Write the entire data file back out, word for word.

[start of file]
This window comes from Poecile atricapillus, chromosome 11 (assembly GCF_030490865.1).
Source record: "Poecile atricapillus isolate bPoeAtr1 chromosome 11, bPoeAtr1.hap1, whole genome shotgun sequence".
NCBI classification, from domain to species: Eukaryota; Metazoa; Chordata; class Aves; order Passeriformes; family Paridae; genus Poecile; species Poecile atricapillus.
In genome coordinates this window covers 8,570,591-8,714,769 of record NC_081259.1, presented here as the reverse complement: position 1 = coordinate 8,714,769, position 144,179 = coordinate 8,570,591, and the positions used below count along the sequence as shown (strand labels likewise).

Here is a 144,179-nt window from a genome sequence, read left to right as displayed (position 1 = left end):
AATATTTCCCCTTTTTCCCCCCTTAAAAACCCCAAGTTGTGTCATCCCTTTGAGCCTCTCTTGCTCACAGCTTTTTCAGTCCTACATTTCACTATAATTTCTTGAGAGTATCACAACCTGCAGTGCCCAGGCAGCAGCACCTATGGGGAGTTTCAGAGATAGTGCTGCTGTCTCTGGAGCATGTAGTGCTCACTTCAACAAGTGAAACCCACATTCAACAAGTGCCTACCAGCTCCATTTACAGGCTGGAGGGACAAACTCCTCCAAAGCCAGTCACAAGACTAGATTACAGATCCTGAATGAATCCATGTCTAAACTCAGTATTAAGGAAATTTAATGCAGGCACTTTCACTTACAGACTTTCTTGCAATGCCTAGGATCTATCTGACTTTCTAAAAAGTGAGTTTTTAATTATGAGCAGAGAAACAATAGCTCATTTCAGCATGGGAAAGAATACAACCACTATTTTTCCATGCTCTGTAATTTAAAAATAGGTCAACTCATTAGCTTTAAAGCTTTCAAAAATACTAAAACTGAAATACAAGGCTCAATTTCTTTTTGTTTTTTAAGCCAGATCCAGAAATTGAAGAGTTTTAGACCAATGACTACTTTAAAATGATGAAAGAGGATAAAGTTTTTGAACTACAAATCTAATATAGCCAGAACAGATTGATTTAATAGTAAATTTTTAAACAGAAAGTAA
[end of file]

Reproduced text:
This window comes from Poecile atricapillus, chromosome 11 (assembly GCF_030490865.1).
Source record: "Poecile atricapillus isolate bPoeAtr1 chromosome 11, bPoeAtr1.hap1, whole genome shotgun sequence".
NCBI classification, from domain to species: Eukaryota; Metazoa; Chordata; class Aves; order Passeriformes; family Paridae; genus Poecile; species Poecile atricapillus.
In genome coordinates this window covers 8,570,591-8,714,769 of record NC_081259.1, presented here as the reverse complement: position 1 = coordinate 8,714,769, position 144,179 = coordinate 8,570,591, and the positions used below count along the sequence as shown (strand labels likewise).

Here is a 144,179-nt window from a genome sequence, read left to right as displayed (position 1 = left end):
AATATTTCCCCTTTTTCCCCCCTTAAAAACCCCAAGTTGTGTCATCCCTTTGAGCCTCTCTTGCTCACAGCTTTTTCAGTCCTACATTTCACTATAATTTCTTGAGAGTATCACAACCTGCAGTGCCCAGGCAGCAGCACCTATGGGGAGTTTCAGAGATAGTGCTGCTGTCTCTGGAGCATGTAGTGCTCACTTCAACAAGTGAAACCCACATTCAACAAGTGCCTACCAGCTCCATTTACAGGCTGGAGGGACAAACTCCTCCAAAGCCAGTCACAAGACTAGATTACAGATCCTGAATGAATCCATGTCTAAACTCAGTATTAAGGAAATTTAATGCAGGCACTTTCACTTACAGACTTTCTTGCAATGCCTAGGATCTATCTGACTTTCTAAAAAGTGAGTTTTTAATTATGAGCAGAGAAACAATAGCTCATTTCAGCATGGGAAAGAATACAACCACTATTTTTCCATGCTCTGTAATTTAAAAATAGGTCAACTCATTAGCTTTAAAGCTTTCAAAAATACTAAAACTGAAATACAAGGCTCAATTTCTTTTTGTTTTTTAAGCCAGATCCAGAAATTGAAGAGTTTTAGACCAATGACTACTTTAAAATGATGAAAGAGGATAAAGTTTTTGAACTACAAATCTAATATAGCCAGAACAGATTGATTTAATAGTAAATTTTTAAACAGAAAGTAA